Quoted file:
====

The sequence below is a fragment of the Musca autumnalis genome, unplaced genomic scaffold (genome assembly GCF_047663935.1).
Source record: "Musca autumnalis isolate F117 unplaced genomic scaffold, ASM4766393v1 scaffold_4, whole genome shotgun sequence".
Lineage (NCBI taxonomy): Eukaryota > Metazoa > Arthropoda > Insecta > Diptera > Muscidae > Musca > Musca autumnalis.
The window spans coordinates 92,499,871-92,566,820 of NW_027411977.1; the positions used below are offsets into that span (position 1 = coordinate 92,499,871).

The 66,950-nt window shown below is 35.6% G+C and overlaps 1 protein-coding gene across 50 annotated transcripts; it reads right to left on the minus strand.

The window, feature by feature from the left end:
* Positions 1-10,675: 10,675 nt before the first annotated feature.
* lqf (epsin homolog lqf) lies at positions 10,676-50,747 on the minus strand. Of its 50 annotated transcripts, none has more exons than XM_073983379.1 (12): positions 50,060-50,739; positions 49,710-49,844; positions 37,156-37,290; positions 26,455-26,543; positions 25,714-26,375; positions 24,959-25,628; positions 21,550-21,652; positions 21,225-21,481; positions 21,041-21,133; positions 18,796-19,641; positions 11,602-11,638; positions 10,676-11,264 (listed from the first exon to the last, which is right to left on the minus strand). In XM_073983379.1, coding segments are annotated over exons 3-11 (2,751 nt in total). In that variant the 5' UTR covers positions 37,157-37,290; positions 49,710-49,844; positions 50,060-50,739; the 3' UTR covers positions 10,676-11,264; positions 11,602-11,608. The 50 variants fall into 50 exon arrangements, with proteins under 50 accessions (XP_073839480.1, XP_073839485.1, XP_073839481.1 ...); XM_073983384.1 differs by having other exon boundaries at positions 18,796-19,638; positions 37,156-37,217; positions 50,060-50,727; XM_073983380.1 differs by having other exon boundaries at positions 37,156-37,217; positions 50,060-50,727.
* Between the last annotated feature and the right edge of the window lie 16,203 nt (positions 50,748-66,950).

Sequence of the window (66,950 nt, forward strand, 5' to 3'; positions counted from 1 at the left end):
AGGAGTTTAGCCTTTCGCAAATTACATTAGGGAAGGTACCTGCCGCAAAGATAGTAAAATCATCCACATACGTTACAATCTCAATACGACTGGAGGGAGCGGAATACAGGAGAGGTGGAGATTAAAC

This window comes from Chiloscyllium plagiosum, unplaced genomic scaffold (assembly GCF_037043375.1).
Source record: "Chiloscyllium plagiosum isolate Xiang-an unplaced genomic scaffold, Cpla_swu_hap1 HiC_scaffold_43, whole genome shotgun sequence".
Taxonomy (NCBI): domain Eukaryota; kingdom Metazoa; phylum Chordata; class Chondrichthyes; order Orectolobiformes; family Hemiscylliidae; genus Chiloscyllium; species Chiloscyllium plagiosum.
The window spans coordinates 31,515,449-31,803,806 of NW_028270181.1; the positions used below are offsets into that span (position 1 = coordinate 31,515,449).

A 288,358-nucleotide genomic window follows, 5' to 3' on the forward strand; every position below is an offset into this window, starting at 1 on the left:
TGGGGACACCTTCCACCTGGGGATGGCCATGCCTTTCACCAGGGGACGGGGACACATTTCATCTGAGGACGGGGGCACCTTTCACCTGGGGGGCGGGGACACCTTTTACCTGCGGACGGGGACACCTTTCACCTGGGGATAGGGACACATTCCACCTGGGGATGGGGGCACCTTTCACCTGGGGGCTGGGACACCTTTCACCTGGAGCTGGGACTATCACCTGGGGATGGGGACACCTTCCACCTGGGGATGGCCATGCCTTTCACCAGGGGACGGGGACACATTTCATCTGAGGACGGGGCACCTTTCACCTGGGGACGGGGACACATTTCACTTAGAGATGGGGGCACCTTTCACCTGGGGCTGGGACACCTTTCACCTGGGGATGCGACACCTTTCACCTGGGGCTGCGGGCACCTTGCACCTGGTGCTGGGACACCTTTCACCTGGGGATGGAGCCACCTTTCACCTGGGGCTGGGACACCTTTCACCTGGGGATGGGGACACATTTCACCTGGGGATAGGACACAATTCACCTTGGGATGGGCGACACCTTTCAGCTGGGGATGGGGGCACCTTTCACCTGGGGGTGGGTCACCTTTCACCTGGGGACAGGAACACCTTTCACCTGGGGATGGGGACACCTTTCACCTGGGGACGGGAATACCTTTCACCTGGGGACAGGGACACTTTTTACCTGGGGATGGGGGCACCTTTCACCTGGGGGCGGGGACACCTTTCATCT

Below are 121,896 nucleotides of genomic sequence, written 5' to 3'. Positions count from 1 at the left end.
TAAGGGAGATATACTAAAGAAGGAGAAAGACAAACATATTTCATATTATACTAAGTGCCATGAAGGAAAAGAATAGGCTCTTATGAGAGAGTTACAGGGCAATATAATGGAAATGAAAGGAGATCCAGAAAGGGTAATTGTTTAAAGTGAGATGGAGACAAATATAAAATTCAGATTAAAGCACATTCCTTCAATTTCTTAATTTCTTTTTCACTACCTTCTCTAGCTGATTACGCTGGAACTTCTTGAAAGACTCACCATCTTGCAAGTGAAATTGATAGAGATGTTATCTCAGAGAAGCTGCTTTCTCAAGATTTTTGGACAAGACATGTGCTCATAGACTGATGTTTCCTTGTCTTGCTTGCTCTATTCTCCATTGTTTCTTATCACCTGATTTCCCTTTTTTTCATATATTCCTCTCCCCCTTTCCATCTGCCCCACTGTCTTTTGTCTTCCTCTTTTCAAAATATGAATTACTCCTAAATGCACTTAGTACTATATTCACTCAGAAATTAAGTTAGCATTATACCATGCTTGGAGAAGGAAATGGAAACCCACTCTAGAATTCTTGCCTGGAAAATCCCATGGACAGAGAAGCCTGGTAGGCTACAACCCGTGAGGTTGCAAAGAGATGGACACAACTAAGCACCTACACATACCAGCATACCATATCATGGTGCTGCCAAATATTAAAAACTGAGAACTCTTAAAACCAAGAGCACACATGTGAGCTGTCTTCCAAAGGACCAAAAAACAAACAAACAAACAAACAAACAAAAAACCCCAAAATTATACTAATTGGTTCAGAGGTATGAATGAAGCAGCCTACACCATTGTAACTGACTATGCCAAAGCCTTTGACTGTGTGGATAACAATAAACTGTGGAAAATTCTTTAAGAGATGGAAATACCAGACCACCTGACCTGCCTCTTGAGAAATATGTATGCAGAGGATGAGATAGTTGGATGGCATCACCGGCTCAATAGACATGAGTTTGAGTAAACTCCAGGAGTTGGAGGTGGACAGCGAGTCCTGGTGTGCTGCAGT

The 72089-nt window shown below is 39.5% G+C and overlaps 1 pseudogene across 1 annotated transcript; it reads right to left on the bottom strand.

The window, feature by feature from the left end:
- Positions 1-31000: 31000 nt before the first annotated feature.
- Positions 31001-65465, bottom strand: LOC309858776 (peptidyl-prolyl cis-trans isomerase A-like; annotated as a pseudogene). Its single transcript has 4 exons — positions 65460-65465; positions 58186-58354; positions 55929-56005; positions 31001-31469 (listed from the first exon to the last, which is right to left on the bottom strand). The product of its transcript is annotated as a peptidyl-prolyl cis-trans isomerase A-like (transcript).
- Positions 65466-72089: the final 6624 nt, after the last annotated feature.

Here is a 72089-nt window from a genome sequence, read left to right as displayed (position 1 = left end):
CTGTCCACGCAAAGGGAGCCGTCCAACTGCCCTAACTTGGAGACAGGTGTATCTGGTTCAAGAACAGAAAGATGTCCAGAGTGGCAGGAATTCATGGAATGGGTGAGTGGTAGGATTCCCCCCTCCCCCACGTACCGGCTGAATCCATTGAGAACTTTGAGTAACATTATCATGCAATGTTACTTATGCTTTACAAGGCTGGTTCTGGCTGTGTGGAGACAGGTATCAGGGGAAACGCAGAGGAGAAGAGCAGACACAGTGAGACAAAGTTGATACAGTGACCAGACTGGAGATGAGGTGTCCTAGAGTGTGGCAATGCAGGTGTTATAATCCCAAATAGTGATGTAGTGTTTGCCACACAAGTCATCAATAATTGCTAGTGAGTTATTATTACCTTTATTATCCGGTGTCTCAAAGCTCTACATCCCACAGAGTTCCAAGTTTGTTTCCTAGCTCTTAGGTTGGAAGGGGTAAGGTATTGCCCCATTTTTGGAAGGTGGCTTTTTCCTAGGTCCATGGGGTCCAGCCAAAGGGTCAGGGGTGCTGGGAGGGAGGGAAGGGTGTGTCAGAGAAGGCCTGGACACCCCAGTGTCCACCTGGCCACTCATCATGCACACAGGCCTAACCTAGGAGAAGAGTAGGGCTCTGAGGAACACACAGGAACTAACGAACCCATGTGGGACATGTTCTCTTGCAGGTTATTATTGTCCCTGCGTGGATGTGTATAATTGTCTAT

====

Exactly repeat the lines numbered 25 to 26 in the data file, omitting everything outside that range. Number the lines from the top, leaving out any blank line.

Here is a 72089-nt window from a genome sequence, read left to right as displayed (position 1 = left end):
CTGTCCACGCAAAGGGAGCCGTCCAACTGCCCTAACTTGGAGACAGGTGTATCTGGTTCAAGAACAGAAAGATGTCCAGAGTGGCAGGAATTCATGGAATGGGTGAGTGGTAGGATTCCCCCCTCCCCCACGTACCGGCTGAATCCATTGAGAACTTTGAGTAACATTATCATGCAATGTTACTTATGCTTTACAAGGCTGGTTCTGGCTGTGTGGAGACAGGTATCAGGGGAAACGCAGAGGAGAAGAGCAGACACAGTGAGACAAAGTTGATACAGTGACCAGACTGGAGATGAGGTGTCCTAGAGTGTGGCAATGCAGGTGTTATAATCCCAAATAGTGATGTAGTGTTTGCCACACAAGTCATCAATAATTGCTAGTGAGTTATTATTACCTTTATTATCCGGTGTCTCAAAGCTCTACATCCCACAGAGTTCCAAGTTTGTTTCCTAGCTCTTAGGTTGGAAGGGGTAAGGTATTGCCCCATTTTTGGAAGGTGGCTTTTTCCTAGGTCCATGGGGTCCAGCCAAAGGGTCAGGGGTGCTGGGAGGGAGGGAAGGGTGTGTCAGAGAAGGCCTGGACACCCCAGTGTCCACCTGGCCACTCATCATGCACACAGGCCTAACCTAGGAGAAGAGTAGGGCTCTGAGGAACACACAGGAACTAACGAACCCATGTGGGACATGTTCTCTTGCAGGTTATTATTGTCCCTGCGTGGATGTGTATAATTGTCTAT